Almanac – January 27

1832 – Lewis Carroll born.  English writer, mathematician, logician, Anglican deacon and photographer, real name  Charles Lutwidge Dodgson. His most famous writings are Alice’s Adventures in Wonderland and its sequel Through the Looking-Glass, as well as the poems “The Hunting of the Snark” and “Jabberwocky“, all examples of the genre of literary nonsense. He is noted for his facility at word play, logic, and fantasy.

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1875 – Mione Elizabeth George Israel born (probably).  Born in Dominica, her birthdate of January 27, 1875, was attested by an entry in a baptismal register , and by a birth certificate procured for her in 2000 based on the baptismal register. Assuming its correct (some doubt it) she would have been 128 years old at the time of her death in 2003.

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1910 – Thomas Crapper died.  Plumber who founded Thomas Crapper & Co in London. Contrary to widespread misconceptions, Crapper did not invent the flush toilet. He did, however, do much to increase the popularity of the toilet, and developed some important related inventions, such as the ballcock.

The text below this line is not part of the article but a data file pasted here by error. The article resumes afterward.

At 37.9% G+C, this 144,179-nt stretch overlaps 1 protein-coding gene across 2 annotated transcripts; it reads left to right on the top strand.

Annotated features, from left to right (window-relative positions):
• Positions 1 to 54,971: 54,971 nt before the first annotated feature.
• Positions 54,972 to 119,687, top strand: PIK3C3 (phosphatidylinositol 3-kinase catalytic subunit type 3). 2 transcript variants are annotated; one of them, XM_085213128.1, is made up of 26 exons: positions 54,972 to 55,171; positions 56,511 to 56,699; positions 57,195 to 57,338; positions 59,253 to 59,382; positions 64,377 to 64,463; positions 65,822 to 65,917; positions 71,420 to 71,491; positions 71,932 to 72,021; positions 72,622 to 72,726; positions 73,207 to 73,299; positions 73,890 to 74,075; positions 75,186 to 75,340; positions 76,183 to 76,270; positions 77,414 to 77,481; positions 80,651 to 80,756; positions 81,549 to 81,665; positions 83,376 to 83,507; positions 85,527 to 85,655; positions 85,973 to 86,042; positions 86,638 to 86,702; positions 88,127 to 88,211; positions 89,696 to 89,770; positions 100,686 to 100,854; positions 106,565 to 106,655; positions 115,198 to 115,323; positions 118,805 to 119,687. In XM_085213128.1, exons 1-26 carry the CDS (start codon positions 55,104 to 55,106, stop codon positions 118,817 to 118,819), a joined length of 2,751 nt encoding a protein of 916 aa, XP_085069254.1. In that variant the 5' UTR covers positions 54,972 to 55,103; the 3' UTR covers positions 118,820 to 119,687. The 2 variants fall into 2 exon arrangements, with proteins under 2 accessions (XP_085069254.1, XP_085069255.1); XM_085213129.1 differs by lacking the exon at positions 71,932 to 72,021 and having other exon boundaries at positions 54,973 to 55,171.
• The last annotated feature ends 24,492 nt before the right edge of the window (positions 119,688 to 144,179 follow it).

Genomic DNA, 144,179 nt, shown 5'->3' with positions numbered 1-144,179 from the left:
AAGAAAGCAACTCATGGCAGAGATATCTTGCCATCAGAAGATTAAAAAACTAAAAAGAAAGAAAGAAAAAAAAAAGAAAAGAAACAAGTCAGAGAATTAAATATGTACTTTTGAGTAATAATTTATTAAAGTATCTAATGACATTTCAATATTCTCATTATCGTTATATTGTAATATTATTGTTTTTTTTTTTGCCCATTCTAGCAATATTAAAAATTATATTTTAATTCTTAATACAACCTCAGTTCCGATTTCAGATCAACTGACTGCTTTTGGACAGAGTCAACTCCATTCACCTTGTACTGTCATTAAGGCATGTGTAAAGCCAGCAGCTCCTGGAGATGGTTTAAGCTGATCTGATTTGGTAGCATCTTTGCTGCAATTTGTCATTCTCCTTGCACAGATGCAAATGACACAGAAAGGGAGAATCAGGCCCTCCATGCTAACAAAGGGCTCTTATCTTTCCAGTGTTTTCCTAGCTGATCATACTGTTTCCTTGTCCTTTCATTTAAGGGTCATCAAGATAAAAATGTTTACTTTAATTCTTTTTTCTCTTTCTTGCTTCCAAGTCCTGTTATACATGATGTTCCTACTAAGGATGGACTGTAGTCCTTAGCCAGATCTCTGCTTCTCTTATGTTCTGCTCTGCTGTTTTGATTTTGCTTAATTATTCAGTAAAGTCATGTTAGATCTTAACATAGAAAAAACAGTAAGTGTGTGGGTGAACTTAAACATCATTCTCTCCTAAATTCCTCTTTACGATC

It has often been claimed in popular culture that the slang term for human bodily waste, “crap”, originated with Thomas Crapper because of his association with lavatories. The most common version of this story is that American servicemen stationed in England during World War I saw his name on cisterns and used it as army slang, i.e. “I’m going to the crapper”.

The word crap is actually of Middle English origin; and hence predates its application to bodily waste. Its first application to bodily waste, according to the Oxford English Dictionary, appeared in 1846 under a reference to a crapping ken, or a privy, where ken means a house.

Its most likely etymological origin is a combination of two older words, the Dutch krappen: to pluck off, cut off, or separate; and the Old French crappe: siftings, waste or rejected matter (from the medieval Latin crappa, chaff).

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1972 – Mahalia Jackson died. American gospel singer. Possessing a powerful contralto voice, she  became one of the most influential gospel singers in the world and was heralded internationally as a singer and civil rights activist,  described by  Harry Belafonte as “the single most powerful black woman in the United States“. She recorded about 30 albums (mostly for Columbia Records) during her career, and her 45 rpm records included a dozen million-sellers.

“I sing God’s music because it makes me feel free,” Jackson once said about her choice of gospel, adding, “It gives me hope. With the blues, when you finish, you still have the blues.”

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